Raksha Bandhan or the thread of protection is what gives every relationship its meaning, especially bonds pledged with the affection of a mother or a progeny. May it be burping the baby right to prevent colic pain or instilling values that last a lifetime, what does a mother do but protect her child from every bump on the road? In the bosom of every mother, there resides a protective warrior, ready to take a stance against the entire world for her offspring. An inspirational example of motherly protection is Dr. Archana Nayar, whose son got diagnosed with Autism around six years ago. Appalled at the limited therapeutic intervention available for autism in India, she started the Autism Centre for Excellence to help children who fall under the Autism Spectrum Disorder.
History and folklore also echoes with umpteen examples where children protect their parents from grief, financial crisis and debility. In the legend of Shravan Kumar it is the son who carried his enfeebled parents on his shoulders to the forty pilgrimages they wished to visit, protecting them from exhaustion.
When Sisterhood is Raksha
Despite its vast symbolism and message of comradeship among humans of both genders, Raksha Bandhan is mainly celebrated to glorify the importance of brothers as protectors in the lives of their female counterparts, the sisters. Innumerable examples show how oftentimes it is the sisters who sacrifice honor, dreams, desires and even vital organs to lengthen the thread of their brothers’ lives. On the day of Raksha Bandhan in 2016, Jayanti Gili had tied the Rakhi to her brother Mahesham Biswal, in between her preoperative tests for the kidney transplant operation in a day or so. For Jayanti, a 100% tissue match of her brother suffering from End Stage Renal Disease, sharing the organ was not a matter of sacrifice but as natural as feeding him from her plate.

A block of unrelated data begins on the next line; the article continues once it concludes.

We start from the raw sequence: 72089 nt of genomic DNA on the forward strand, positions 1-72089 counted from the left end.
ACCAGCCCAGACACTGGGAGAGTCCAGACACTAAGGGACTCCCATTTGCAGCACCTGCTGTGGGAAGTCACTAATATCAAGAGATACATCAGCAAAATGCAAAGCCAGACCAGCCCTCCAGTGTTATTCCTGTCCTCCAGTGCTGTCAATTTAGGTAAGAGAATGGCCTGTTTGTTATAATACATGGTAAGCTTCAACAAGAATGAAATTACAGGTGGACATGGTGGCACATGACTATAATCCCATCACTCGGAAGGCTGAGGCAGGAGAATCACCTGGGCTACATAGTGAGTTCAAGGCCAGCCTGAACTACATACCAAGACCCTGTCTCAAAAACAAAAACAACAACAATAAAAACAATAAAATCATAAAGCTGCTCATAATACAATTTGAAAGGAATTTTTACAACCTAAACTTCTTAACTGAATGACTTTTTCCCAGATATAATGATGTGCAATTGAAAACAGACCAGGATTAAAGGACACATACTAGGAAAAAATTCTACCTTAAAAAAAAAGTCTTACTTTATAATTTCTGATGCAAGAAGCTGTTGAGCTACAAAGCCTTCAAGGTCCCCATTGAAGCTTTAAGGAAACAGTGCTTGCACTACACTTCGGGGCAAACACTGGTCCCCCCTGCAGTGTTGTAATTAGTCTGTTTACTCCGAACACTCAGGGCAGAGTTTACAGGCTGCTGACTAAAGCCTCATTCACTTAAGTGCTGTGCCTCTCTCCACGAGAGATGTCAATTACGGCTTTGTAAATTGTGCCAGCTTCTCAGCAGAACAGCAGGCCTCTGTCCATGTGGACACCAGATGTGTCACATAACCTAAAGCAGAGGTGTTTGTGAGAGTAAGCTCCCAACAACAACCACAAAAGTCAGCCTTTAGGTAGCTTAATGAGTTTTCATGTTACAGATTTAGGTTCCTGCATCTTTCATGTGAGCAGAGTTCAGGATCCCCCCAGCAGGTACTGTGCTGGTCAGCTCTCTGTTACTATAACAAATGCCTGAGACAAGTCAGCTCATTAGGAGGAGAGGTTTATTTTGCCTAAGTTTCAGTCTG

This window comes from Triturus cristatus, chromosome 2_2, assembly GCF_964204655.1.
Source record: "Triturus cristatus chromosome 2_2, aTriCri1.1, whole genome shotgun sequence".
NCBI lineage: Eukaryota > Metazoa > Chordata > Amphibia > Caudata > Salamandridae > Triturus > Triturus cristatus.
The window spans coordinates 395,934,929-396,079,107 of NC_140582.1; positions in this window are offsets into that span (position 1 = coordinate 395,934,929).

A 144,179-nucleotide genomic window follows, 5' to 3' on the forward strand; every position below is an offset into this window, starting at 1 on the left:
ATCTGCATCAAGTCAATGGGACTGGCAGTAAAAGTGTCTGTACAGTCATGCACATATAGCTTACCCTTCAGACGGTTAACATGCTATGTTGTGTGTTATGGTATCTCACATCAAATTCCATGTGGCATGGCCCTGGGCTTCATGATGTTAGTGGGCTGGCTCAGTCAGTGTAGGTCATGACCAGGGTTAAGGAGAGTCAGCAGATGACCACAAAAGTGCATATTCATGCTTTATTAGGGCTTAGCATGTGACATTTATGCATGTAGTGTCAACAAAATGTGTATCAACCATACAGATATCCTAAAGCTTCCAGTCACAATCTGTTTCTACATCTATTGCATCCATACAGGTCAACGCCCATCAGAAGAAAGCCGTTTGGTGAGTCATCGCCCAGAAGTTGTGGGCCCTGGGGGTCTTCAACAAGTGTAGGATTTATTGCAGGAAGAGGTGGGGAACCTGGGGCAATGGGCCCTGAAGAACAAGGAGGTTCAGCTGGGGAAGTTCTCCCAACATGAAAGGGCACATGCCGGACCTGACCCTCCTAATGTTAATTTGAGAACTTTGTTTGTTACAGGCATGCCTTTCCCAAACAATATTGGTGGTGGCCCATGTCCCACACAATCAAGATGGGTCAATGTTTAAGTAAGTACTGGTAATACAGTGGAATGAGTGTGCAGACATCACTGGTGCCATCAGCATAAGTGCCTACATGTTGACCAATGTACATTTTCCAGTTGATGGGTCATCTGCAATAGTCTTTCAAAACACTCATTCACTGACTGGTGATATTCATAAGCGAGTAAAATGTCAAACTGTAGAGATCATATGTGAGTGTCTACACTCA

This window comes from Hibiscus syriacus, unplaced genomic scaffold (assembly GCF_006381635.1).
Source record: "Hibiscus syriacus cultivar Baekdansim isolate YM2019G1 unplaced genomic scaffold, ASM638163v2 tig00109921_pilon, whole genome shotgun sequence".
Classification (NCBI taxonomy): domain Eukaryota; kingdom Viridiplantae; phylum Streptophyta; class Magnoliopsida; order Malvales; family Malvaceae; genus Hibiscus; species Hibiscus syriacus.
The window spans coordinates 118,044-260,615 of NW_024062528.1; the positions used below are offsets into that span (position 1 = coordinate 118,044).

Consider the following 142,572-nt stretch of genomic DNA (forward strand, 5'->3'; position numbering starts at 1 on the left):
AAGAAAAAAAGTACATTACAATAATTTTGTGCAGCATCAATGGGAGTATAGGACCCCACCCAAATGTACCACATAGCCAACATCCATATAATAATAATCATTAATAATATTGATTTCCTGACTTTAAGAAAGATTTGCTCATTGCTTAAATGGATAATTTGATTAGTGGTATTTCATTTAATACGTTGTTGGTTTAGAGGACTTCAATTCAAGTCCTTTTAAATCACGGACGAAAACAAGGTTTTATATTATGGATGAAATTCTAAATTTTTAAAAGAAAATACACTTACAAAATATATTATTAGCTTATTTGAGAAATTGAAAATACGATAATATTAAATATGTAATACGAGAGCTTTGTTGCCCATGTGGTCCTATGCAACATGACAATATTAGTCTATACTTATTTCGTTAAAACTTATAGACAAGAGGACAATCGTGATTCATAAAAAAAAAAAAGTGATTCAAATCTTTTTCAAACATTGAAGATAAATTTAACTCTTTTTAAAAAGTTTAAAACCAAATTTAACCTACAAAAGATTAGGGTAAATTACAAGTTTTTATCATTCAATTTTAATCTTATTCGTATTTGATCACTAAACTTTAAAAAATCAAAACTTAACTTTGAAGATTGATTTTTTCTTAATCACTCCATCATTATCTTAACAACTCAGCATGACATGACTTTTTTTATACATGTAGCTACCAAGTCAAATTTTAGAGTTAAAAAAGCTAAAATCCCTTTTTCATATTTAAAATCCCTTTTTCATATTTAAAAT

Noguny, a Mauritian visiting India, donated 250gm portion of her liver for the emergency treatment of her ailing baby brother, whose liver was on the brink of collapsing and catastrophe. Noguny, a Mauritian visiting India, saved her baby brother from collapsing and catastrophe by donating a 250 gm portion of her liver for emergency transplant. Beyond the lines of borders and genders, Raksha is what constitutes the foreground of siblinghood.
When Love is Raksha
No matter how versatile in its manifestations, love is nothing if not about Raksha. On a fateful summer morning, when Rupji Gamit went to work on the sugarcane field, he didn’t expect death to be awaiting him in the shape of a leopard. But in the country of Savitri, who snatched her husband’s life back from the god of death, Yama, a twist to the story was a given. Seventy five year old Rupji’s septuagenarian wife Kiruben went in his defense, throwing stones and dry sticks at the intimidating animal. Her efforts distracted the animal, making it turn to look at her way, enabling Rupji to escape. In a report of the incident published in The Times of India, on 3rd April, 2013, she was quoted saying, “The laborers were shouting from a distance. Anyone can get scared by a leopard. But for me it was the life of my husband at stake. I stopped there to save him”. Propensity of such incidents makes it legitimate enough if spouses and lovers celebrate the day of Raksha Bandhan, promising to guard each other from all harm.
When Loyalty is Raksha
Hardly mentioned in history text books, Panna Dai was the embodiment of loyalty and Raksha combined together. Wet nurse to Udai Singh II, the fourth son of Maharana Sangram Singh and crown prince to the throne of Mewar, she sacrificed her own son’s life by guising him as the prince and fled the royal palace with her charge. Her loyalty was not only towards her late regal employer but her country and countrymen who needed Udai Singh’s as their future leader.
Not just history but also the contemporary times resound with the valiance of duty-bound saviors. It won’t be factitious to remember the martyrs of the terrorist attacks in Mumbai on 26/11 in this regard. Loyal to the ascribed duty of guarding lives of commoners, the names of Hemant Karkare, Ashok Kamte, Vijay Salaskar, Tukaram Gopal Omble and Major Sandeep Unnikrisnan will be etched in our hearts, defining the Bandhan of Raksha.
When Courage is Raksha
Senior flight purser, Neerja Bhanot, could have saved her life but she decided to help passengers get off the hijacked Pan Am Flight 73. Quickly spotted by the terrorists on a raving rampage of bloodlust, she was shot point blank, defending the lives of three American children.